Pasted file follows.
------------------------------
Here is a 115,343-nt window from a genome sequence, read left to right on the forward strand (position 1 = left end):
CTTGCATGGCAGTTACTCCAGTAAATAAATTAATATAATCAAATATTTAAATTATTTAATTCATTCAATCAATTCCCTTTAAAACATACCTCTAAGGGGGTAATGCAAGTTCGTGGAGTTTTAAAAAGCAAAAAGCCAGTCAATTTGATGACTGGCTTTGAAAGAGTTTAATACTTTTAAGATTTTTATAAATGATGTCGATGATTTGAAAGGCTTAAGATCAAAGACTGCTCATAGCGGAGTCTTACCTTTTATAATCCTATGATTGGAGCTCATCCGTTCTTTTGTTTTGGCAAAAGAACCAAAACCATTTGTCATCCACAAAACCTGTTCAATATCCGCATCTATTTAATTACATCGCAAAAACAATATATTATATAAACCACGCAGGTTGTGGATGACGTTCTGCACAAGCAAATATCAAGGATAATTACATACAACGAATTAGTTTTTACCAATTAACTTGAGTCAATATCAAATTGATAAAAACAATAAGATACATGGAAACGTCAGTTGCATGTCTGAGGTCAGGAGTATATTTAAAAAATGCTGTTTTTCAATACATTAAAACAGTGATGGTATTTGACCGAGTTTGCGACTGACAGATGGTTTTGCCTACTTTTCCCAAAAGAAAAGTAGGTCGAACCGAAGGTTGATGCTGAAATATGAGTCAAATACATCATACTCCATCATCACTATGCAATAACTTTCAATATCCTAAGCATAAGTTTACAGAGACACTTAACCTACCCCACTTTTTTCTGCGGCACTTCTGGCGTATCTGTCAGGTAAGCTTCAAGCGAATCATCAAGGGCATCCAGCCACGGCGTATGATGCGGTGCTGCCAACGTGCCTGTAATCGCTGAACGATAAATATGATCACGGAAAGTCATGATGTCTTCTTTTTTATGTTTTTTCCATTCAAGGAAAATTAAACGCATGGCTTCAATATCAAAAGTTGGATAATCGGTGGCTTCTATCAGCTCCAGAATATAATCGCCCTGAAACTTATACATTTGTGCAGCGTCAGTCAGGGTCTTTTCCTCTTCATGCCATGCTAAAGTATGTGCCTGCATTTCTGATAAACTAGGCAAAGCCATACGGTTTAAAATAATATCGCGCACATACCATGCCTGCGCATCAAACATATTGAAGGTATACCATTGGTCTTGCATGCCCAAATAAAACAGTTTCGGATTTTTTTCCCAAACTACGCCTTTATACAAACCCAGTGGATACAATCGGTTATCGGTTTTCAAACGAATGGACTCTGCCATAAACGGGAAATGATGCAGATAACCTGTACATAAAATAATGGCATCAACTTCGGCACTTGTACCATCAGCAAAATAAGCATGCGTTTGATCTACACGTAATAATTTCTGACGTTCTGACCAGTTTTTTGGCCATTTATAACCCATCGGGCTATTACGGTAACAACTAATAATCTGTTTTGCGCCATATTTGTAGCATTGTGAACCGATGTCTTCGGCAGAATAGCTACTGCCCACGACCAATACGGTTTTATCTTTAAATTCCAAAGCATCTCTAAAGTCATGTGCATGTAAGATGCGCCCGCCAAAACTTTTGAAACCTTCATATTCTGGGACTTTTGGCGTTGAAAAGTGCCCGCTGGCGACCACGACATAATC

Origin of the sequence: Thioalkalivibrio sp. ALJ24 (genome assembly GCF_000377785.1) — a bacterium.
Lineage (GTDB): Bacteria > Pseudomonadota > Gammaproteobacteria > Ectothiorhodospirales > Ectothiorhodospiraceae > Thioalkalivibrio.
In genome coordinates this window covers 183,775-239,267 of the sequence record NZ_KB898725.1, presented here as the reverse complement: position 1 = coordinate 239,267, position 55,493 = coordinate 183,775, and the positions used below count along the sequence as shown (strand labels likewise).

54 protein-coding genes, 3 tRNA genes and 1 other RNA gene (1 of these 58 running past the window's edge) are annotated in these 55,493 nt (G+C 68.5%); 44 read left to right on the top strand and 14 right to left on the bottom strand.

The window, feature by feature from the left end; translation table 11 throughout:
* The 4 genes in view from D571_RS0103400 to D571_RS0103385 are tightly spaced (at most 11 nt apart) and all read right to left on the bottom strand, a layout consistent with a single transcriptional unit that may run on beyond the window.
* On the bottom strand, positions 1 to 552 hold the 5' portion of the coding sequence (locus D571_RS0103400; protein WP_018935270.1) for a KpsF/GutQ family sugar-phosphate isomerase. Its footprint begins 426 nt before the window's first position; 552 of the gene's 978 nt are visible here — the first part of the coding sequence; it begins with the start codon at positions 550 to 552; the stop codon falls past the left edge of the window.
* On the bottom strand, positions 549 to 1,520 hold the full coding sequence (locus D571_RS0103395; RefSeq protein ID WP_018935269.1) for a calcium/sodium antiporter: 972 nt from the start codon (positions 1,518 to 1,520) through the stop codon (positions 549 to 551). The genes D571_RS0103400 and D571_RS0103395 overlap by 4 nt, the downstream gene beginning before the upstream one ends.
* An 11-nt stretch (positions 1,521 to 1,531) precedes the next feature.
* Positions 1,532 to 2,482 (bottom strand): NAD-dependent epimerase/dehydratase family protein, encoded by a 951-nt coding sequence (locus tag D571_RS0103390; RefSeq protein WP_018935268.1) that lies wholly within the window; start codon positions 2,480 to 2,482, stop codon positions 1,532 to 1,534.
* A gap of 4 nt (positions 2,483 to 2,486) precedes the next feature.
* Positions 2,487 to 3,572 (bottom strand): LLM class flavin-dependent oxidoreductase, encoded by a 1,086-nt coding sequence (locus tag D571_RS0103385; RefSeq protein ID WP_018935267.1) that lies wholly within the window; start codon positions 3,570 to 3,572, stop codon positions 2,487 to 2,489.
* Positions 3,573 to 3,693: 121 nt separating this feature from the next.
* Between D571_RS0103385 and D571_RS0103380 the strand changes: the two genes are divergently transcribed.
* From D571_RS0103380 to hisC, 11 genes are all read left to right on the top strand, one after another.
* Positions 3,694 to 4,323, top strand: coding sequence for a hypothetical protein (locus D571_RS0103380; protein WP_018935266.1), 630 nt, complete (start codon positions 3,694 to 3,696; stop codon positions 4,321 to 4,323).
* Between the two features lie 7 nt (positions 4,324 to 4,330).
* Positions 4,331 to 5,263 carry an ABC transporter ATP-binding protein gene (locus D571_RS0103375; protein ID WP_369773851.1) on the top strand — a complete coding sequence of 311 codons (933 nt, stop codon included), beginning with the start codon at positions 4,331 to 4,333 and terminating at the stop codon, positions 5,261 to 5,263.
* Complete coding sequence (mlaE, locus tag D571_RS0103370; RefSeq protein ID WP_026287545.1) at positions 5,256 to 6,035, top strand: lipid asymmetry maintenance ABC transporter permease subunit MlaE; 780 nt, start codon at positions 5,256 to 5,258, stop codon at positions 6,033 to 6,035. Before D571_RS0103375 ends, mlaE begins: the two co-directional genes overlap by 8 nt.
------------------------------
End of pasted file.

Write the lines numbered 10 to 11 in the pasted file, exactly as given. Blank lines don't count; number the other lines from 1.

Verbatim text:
* On the bottom strand, positions 549 to 1,520 hold the full coding sequence (locus D571_RS0103395; RefSeq protein ID WP_018935269.1) for a calcium/sodium antiporter: 972 nt from the start codon (positions 1,518 to 1,520) through the stop codon (positions 549 to 551). The genes D571_RS0103400 and D571_RS0103395 overlap by 4 nt, the downstream gene beginning before the upstream one ends.
* An 11-nt stretch (positions 1,521 to 1,531) precedes the next feature.